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How Freewriting Can Help You Get Over Writer’s Block

by Stacey Bowditch

Ask any writer if they’ve ever suffered from writer’s block and you can almost guarantee that all of them will say yes. It doesn’t matter if you’re a professional writer, a hobbyist, or somewhere in between. It doesn’t matter if you’re a copywriter, content writer, ghostwriter or fiction author. A block of creativity can hit any of us at any point in our writing lives.

So what do you do about it?

There are a lot of different opinions out there. Some range from just persevering, others say take a break for a few days, and others suggest going for a walk.

But has anyone ever suggested to you the process of freewriting?

Okay, so what is this freewriting you speak of?

Freewriting is a process designed to just get you writing. To break through the inner critic, the perfectionist, the editor. It’s a process designed to help you develop an idea without overthinking it.

Spelling, grammar, punctuation, sentence structure, flow. None of it matters. It doesn’t even matter if what you write makes sense; you just have to write continuously for the allotted time and silence those voices of self-doubt: the inner critic and inner editor. That really isn’t what this exercise is about. It will feel weird—maybe even wrong—at first. But if you can get past that feeling, you’ll tap into something wonderful. Magical.

Freewriting is a process designed to give you freedom of writing.

It isn’t uncommon for writers to feel like what they write has to be perfect on the first attempt. In fact, it’s something which cripples a huge amount of writers and as a result, they never begin writing at all. This can be soul destroying to storytellers who are bursting to write but feel like they can’t even start.

The process of freewriting is designed to break through this state of paralysis. The idea is that you don’t give a second thought to what you’ve just written, that you just keep going… and going and going until the time is up.

So how you actually “do” freewriting?

How to freewrite

So now you’ve got what the gist of what freewriting is, let’s go through how to do it. You’re going to need around half an hour to do the exercise, or you can just take parts of it and see what works for you.

When I first tried freewriting, I found the first two stages were all I needed for where I was at the time. However, I’ve done much more since and have absolutely fallen in love with it. I honestly cannot recommend it to anyone enough—whether it’s for business blogging or writing fiction. It really is that versatile!

Step One

If you’re anything like me and thousands of other writers out there, you’ll find imagery a huge source of inspiration. So the first part of the process is to find an image that triggers something in you.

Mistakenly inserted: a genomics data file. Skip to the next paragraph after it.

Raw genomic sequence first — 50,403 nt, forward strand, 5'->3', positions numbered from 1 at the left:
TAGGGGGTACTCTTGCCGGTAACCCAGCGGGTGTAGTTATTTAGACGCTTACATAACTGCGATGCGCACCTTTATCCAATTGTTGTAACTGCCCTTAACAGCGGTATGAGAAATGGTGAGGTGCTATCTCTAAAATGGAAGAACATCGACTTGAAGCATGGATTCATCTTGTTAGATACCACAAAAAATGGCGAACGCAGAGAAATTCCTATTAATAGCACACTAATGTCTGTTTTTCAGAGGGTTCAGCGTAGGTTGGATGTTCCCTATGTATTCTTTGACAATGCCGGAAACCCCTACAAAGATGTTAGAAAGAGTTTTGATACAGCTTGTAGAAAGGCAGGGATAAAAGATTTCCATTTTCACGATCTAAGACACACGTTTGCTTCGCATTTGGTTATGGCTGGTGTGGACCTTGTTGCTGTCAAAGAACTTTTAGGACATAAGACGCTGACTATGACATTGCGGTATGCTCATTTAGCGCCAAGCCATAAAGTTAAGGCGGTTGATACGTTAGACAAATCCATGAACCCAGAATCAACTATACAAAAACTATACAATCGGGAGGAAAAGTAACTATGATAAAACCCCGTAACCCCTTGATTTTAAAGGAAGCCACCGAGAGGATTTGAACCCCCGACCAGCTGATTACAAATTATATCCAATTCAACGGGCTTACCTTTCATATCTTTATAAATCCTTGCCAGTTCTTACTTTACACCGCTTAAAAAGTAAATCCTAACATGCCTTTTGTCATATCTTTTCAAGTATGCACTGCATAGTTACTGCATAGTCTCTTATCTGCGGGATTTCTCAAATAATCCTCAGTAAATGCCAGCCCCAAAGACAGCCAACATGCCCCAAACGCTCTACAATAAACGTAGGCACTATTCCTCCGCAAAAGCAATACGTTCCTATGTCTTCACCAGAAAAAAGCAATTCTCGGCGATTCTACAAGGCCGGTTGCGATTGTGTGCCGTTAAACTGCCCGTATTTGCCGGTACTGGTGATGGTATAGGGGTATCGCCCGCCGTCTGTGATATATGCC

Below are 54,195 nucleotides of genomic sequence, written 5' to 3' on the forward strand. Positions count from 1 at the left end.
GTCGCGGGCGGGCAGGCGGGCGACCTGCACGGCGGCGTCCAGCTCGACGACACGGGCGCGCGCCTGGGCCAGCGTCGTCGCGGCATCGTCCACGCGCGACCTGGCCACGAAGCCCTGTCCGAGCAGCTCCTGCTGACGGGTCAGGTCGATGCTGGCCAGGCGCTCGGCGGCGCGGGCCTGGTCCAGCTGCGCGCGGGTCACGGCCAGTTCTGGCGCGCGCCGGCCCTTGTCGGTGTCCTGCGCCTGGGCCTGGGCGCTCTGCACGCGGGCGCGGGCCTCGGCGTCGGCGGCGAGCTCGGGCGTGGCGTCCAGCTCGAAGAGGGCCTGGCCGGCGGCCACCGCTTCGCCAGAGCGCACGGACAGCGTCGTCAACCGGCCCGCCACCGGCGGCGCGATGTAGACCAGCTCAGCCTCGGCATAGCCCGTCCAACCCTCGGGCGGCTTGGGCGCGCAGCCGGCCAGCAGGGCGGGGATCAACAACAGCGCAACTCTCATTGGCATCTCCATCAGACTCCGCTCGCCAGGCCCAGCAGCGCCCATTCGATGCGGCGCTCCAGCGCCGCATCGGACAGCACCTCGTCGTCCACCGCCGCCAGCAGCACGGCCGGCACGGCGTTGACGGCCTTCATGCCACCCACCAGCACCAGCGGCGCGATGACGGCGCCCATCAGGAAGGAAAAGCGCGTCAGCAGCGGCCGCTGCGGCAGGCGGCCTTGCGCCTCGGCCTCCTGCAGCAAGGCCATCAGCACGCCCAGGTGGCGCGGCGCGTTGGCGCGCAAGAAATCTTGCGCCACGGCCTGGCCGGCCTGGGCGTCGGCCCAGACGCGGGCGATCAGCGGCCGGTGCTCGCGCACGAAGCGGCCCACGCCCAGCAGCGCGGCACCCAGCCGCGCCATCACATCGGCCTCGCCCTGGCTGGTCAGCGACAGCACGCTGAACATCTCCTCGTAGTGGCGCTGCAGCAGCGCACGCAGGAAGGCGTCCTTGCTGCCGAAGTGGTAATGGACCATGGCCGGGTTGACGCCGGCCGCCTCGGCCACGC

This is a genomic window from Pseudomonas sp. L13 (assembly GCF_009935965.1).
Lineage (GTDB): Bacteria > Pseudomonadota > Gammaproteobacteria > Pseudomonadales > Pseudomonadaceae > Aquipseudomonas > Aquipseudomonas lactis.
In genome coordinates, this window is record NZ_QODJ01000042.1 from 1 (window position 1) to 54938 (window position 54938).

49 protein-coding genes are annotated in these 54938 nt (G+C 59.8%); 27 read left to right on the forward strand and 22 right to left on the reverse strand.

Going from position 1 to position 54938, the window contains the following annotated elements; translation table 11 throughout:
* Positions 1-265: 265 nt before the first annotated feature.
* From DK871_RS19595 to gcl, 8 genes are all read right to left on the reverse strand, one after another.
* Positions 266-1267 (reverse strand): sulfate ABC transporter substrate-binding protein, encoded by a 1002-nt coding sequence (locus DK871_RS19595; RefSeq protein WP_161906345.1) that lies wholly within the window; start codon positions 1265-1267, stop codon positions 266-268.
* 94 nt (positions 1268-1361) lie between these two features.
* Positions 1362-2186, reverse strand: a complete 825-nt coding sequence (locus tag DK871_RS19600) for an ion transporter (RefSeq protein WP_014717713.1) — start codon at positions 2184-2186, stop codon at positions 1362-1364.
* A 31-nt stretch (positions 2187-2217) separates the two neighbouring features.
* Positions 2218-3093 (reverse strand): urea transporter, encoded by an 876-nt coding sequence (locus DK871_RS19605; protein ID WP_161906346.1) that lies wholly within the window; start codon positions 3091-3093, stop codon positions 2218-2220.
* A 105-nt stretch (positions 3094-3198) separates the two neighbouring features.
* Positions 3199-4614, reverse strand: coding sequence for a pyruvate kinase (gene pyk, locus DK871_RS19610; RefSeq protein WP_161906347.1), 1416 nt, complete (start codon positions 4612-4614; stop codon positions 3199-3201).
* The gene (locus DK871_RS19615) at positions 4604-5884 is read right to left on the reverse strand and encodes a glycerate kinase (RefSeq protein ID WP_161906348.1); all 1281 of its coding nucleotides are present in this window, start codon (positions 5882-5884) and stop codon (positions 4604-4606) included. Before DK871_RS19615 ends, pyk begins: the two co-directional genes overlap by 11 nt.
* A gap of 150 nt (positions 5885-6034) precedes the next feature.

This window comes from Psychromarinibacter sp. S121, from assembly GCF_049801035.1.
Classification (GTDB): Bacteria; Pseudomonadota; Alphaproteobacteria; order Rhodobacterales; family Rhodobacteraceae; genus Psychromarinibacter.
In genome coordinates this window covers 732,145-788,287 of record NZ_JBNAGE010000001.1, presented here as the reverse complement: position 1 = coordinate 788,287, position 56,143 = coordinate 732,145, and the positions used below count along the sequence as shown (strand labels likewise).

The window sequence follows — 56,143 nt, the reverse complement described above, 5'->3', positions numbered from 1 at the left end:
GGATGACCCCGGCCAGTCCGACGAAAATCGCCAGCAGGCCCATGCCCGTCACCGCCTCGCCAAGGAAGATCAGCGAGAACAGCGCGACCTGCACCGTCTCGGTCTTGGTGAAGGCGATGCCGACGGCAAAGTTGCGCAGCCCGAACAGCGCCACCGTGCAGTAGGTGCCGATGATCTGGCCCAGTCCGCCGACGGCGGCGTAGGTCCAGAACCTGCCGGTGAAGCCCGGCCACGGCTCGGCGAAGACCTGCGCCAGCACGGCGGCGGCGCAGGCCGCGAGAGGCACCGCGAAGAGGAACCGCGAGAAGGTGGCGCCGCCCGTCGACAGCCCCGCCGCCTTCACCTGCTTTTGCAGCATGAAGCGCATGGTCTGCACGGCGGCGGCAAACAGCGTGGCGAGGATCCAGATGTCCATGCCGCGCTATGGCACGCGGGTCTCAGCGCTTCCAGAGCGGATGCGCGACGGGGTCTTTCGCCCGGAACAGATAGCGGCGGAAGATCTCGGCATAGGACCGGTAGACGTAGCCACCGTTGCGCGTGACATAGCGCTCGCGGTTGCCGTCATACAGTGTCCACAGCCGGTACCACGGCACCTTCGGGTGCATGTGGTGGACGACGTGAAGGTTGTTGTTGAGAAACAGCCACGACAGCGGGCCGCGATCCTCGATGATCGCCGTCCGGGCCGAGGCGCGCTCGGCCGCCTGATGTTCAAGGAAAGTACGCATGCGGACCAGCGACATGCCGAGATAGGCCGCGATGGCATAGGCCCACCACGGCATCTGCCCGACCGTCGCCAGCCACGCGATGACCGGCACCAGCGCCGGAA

It could be a portrait, a landscape picture, an abstract painting. Anything that ignites some kind of spark, or speaks to you in some way.

I love all things fantasy and historical. So when I first attempted freewriting, I went to the big G (Google) and looked for fantasy and historical landscapes. This was the image I chose.

When it comes to finding an image, don’t overthink it. It just has to be something that you find appealing. Something that arouses some kind of curiosity. Something that makes your eyes light up just that little bit.

Got one? Good. Now the fun really begins…

Step Two

Set aside 10 minutes. Now in those 10 minutes, write. You put pen to paper and write whatever comes into your head for 10 minutes straight. Without pause, without break, without thought.

You’re not looking to create a masterpiece. You’re not looking to make a coherent paragraph. You’re not looking to make poetically crafted sentences. You just need to write non-stop for 10 continuous minutes.

Push past the voices telling you that you can’t do it. Push past the critics saying that what you’re writing doesn’t make sense. Push past the self-sabotage that’s laughing at your inability to spell. Ignore every single thought except what that image is creating and get those thoughts on paper.

Think of it like brainstorming. But instead of a big bubble in the middle of the page with random words shooting from it, you’re writing your ideas in one continuous block of text.

The trick is to not give up and to just keep going. Don’t think about what you’ve written or where you’re going or what point you’re trying to make. None of that matters.

Here’s what I wrote in those first 10 minutes after looking at the image above:

Flames of yellow broke through the cracks in the thick clouds that were acting as an almost fog-like entity, preventing curious eyes laying sight on what truly laid beyond.

Jagged pinnacles pierced through the cloud, reaching up and tall into the mystery a long way beyond what any mere mortal could see. Even a dragon flying that high with its wings spread would look nothing more than a speck on the horizon.